One of the major ethical issues in social media includes the proper use of consumers’ personal data. This begins with how social networks inform users of what their privacy levels are, how the settings can be customized and how much of their information is actually deemed “public.” A common ethical concern social media data being used for brand marketing; targeting audiences based on relevant associations or unethically through what can be considered intrusive data mining.
A positive to brand targeting through social media can be the consumer receiving messaging that they actually do want. Social media allows marketers to go beyond the normal demographics and psychographics data and access exactly what a consumer likes, is interested in, what they are affiliated with and how they interact/engage with people and products. They truly can understand who their audience is with such specific information.
Social media enables marketers to have a direct channel for their brand to reach the proper target audience. Engagement with the consumer becomes interactive; no longer “top-down” message sending. Brands can listen to their consumers and return information and products through campaigns that are entertaining, caused-based or even political. Social media allows for the traditional communication process to be reversed; creating a win-win for both consumers and the brand. Consumers are able to determine their marketing experience which increases their ability to receive desired messages. Marketers are able to build brand loyalty with the goal to increase sales.
However, major concerns come into play when consumers feel like their privacy has been breached by social media. Internet users can opt-in or opt-out of behavioral targeting on legitimate sites; however some companies websites utilize malicious software to collect sensitive data without the user knowing. Consumers can be exposed to spam, data tracking, malware, identity theft and defamation.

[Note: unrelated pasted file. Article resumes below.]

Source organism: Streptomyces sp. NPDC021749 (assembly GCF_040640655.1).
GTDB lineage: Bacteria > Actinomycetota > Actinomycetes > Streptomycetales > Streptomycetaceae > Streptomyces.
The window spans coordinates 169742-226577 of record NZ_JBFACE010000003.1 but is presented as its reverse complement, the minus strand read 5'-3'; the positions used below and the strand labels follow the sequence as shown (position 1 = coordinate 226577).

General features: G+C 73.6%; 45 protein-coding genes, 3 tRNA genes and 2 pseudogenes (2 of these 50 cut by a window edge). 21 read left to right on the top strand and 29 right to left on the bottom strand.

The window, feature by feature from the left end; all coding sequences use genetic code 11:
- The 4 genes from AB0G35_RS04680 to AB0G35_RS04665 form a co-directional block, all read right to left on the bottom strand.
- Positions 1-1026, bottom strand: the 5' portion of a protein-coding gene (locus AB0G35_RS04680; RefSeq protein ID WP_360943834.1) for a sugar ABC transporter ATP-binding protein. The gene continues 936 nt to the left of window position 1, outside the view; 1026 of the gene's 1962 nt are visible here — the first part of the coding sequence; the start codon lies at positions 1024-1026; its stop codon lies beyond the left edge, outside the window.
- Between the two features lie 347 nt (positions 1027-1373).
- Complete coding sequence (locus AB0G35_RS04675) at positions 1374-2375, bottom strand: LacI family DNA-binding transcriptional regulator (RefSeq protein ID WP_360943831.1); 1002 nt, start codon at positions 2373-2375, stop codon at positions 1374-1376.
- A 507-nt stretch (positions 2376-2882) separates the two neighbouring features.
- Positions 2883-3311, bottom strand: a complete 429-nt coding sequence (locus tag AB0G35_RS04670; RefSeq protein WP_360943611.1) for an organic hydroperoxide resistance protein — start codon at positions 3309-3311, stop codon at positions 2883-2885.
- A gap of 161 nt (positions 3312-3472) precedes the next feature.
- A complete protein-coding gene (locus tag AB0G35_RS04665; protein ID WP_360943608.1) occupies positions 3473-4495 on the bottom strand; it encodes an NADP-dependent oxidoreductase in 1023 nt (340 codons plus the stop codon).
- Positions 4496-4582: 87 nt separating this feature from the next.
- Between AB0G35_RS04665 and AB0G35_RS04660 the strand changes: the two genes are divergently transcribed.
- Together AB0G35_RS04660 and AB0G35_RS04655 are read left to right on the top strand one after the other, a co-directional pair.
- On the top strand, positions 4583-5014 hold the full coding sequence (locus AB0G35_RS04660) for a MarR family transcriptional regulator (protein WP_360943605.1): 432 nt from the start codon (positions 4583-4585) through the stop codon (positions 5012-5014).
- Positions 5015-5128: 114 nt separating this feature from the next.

Most browsers can block third-party cookies with privacy protection programs to increase security and reduce tracking by marketers. The battle over consumer privacy issues is strong and websites are obligated to give users the option to revoke contextual and behavioral targeting. The U.S. Federal Trade Commission proposed a “do not track” mechanism to allow internet users to opt-out of behavioral targeting in 2011. However, some sites attach malware to consumers’ computers. Malware is an application or add-on to software that alters system settings. It spawns pop-ups, inserts advertisements and mask activities by providing services such as weather reports. Malware makes users vulnerable to identity theft of social security numbers, credit cards and more. It is hard for users to remove; it requires anti-virus programs and sometimes more advanced treatments which non computer-savvy individuals will have difficulty completing.
Social media networks are known as public sites where people can share freely. They have comment boxes, wall posts, “like” buttons and widgets all which are trackable. These allow marketers to monitor and analyze consumer behavior on social media. Brands can use that information to adjust behavioral and contextual targeting as well as encourage word-of-mouth and viral advertising.
Privacy issues will arise in his new-age of consumers willing to share and post brand-related content. Companies that use social media marketing strategies must be aware of their increased exposure to litigation on social media channels. In conclusion, I think it is ethical to use social media to target advertising as long as it is done legally and at the consent of a willing consumer.